White Evangelicals Can Change

We were living in Columbia, Missouri when Michael Brown was shot in Ferguson, Missouri. Following his death, I saw firsthand the outrage and mourning of the black community, but I also witnessed plenty of denial and apathy from white evangelicals. I am not stating that all white evangelicals responded poorly, but it was frequent enough to create a division in the Church.

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I am aware that most people who read my posts are white, and I am also aware that a majority of my readers consider themselves evangelical. Knowing this, I thought it might be beneficial to tell you about my experiences and reflections on a very hot topic: race and ethnicity in the white evangelical church.

Before I go any further, please understand that this is not a historical piece or a dissection of race in the American Church.

I became a Christian in February 2009, and immediately I was immersed in an on-campus ministry that was void of any racial diversity. After transitioning to a local church, I became the first minority male member, the first minority male intern, and the first minority small group leader. And then ten days after the small group was launched… the shooting of Michael Brown happened.

We were living in Columbia, Missouri when Michael Brown was shot in Ferguson, Missouri. Following his death, I saw firsthand the outrage and mourning of the black community, but I also witnessed plenty of denial and apathy from white evangelicals. I am not stating that all white evangelicals responded poorly, but it was frequent enough to create a division in the Church.

The racial division in the American Church has always been apparent, but the deep seeded division came to the surface on August 9, 2014. But following Michael Brown’s shooting, I have seen and experienced tremendous change in some white evangelicals. Friends, family, and church leaders have changed into empathetic and loving voices for racial reconciliation.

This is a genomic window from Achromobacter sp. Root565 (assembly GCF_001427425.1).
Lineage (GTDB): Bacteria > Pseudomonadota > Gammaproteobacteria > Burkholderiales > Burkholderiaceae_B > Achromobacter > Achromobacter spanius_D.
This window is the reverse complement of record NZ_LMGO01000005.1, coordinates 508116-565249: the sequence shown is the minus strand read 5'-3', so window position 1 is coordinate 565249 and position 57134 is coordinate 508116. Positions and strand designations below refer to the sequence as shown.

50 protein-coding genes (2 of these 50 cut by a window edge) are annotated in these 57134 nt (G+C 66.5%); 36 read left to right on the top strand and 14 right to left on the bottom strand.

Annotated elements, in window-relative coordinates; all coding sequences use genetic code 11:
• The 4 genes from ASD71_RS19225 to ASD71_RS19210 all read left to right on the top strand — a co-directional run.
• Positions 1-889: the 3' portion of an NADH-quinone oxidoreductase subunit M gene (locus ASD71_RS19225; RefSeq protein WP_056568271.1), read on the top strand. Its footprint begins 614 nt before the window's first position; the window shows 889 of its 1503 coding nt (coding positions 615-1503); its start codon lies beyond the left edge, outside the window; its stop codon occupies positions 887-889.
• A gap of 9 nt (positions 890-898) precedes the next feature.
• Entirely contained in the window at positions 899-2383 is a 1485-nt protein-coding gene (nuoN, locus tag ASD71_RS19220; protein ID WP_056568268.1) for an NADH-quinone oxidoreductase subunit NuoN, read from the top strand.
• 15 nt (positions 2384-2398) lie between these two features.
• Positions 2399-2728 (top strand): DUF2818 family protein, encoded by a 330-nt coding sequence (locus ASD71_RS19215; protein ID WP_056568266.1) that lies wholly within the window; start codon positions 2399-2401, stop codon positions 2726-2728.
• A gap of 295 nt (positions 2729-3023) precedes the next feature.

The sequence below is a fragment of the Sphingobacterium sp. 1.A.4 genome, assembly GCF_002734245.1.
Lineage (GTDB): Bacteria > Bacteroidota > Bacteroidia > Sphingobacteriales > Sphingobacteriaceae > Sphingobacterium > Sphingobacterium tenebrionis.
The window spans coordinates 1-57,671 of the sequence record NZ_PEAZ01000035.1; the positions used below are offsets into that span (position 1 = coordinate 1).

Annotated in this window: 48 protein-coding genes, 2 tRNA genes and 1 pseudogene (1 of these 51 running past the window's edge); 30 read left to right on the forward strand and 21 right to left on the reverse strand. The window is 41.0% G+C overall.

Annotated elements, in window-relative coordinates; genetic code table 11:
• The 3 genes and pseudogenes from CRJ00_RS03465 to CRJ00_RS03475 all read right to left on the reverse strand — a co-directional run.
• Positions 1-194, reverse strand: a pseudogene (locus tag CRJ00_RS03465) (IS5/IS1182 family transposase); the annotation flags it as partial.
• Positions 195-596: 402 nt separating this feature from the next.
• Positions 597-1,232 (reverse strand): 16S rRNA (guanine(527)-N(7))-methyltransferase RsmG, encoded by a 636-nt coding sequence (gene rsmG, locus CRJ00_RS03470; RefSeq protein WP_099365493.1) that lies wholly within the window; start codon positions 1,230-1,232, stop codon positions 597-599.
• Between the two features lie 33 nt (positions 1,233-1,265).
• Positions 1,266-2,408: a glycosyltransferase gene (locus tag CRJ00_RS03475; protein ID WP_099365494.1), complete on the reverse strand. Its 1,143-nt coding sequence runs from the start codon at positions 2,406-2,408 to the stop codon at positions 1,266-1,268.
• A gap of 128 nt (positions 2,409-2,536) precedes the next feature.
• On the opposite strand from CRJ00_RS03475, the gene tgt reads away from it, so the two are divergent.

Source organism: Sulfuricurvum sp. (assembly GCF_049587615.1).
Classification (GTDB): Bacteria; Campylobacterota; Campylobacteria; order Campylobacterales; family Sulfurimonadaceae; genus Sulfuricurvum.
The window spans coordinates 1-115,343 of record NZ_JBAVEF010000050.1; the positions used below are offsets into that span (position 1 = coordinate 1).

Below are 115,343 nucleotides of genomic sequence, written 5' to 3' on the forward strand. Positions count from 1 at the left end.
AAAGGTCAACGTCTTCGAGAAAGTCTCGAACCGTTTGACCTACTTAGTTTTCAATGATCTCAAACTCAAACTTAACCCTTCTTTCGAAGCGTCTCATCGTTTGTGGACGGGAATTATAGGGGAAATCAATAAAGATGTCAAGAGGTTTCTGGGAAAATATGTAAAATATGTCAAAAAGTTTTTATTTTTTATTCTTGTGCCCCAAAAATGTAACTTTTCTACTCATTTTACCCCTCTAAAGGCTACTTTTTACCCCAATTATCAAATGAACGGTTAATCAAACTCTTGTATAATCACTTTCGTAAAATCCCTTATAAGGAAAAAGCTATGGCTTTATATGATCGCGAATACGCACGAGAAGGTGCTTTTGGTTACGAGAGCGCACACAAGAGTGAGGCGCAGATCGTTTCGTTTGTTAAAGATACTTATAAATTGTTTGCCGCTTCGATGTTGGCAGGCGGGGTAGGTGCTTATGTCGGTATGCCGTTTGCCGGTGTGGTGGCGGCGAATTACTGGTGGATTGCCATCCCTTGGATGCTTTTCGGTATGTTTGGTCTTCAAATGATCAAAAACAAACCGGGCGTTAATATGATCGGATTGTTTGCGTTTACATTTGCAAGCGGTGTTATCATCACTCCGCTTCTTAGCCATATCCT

In my experience, my white brothers and sisters have done three things to change into loving advocates.

Ask Questions

Friendships are required for this step. You can’t settle for conceptual knowledge, and you definitely can’t settle for online relationships. The most effective friendships happen face-to-face, in the mess of life. If you care about someone, you care about relieving their pain. Compassion,  awareness, and sympathy of pain while seeking a way to alleviate the suffering, is best demonstrated in the presence of a loved one. You can not show heartfelt compassion over the internet like you can face-to-face.

Ask your minority friends questions about their experience and pain. There is no doubt that your Christian minority brothers and sisters have a unique perspective that you will never have the chance to hear unless you are willing to ask hard questions. In my opinion, I would rather be asked an ignorant question than have someone assume they know what I think.